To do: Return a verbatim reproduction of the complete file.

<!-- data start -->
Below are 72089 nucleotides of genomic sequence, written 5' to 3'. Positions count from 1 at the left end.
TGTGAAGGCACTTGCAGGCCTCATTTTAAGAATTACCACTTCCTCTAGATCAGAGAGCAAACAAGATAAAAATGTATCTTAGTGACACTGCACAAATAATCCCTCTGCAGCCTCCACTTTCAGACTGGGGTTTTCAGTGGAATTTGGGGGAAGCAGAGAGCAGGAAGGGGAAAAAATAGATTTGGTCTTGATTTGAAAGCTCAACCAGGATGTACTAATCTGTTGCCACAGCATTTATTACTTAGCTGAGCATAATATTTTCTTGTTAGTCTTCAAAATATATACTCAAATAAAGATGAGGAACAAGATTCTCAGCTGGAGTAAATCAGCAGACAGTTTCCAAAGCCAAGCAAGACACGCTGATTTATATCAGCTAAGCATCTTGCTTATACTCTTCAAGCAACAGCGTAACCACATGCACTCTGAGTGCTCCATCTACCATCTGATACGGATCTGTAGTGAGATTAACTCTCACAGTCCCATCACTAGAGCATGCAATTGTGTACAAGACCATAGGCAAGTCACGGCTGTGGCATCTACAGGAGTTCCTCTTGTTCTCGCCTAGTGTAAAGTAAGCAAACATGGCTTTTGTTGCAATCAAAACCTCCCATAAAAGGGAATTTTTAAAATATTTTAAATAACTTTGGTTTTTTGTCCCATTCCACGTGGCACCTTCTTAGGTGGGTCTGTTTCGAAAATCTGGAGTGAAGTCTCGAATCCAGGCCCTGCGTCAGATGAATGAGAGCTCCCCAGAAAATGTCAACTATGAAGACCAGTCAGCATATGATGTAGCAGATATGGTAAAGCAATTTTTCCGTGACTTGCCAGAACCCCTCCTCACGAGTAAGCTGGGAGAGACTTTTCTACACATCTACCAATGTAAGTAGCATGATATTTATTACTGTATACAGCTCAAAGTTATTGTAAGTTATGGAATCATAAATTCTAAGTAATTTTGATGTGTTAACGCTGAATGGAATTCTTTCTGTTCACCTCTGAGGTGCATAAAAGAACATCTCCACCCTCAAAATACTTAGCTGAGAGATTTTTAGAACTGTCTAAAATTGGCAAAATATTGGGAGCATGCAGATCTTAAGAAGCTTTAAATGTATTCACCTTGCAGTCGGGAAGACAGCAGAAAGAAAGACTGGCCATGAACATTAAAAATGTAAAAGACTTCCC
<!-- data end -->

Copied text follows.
Below are 72089 nucleotides of genomic sequence, written 5' to 3'. Positions count from 1 at the left end.
TGTGAAGGCACTTGCAGGCCTCATTTTAAGAATTACCACTTCCTCTAGATCAGAGAGCAAACAAGATAAAAATGTATCTTAGTGACACTGCACAAATAATCCCTCTGCAGCCTCCACTTTCAGACTGGGGTTTTCAGTGGAATTTGGGGGAAGCAGAGAGCAGGAAGGGGAAAAAATAGATTTGGTCTTGATTTGAAAGCTCAACCAGGATGTACTAATCTGTTGCCACAGCATTTATTACTTAGCTGAGCATAATATTTTCTTGTTAGTCTTCAAAATATATACTCAAATAAAGATGAGGAACAAGATTCTCAGCTGGAGTAAATCAGCAGACAGTTTCCAAAGCCAAGCAAGACACGCTGATTTATATCAGCTAAGCATCTTGCTTATACTCTTCAAGCAACAGCGTAACCACATGCACTCTGAGTGCTCCATCTACCATCTGATACGGATCTGTAGTGAGATTAACTCTCACAGTCCCATCACTAGAGCATGCAATTGTGTACAAGACCATAGGCAAGTCACGGCTGTGGCATCTACAGGAGTTCCTCTTGTTCTCGCCTAGTGTAAAGTAAGCAAACATGGCTTTTGTTGCAATCAAAACCTCCCATAAAAGGGAATTTTTAAAATATTTTAAATAACTTTGGTTTTTTGTCCCATTCCACGTGGCACCTTCTTAGGTGGGTCTGTTTCGAAAATCTGGAGTGAAGTCTCGAATCCAGGCCCTGCGTCAGATGAATGAGAGCTCCCCAGAAAATGTCAACTATGAAGACCAGTCAGCATATGATGTAGCAGATATGGTAAAGCAATTTTTCCGTGACTTGCCAGAACCCCTCCTCACGAGTAAGCTGGGAGAGACTTTTCTACACATCTACCAATGTAAGTAGCATGATATTTATTACTGTATACAGCTCAAAGTTATTGTAAGTTATGGAATCATAAATTCTAAGTAATTTTGATGTGTTAACGCTGAATGGAATTCTTTCTGTTCACCTCTGAGGTGCATAAAAGAACATCTCCACCCTCAAAATACTTAGCTGAGAGATTTTTAGAACTGTCTAAAATTGGCAAAATATTGGGAGCATGCAGATCTTAAGAAGCTTTAAATGTATTCACCTTGCAGTCGGGAAGACAGCAGAAAGAAAGACTGGCCATGAACATTAAAAATGTAAAAGACTTCCC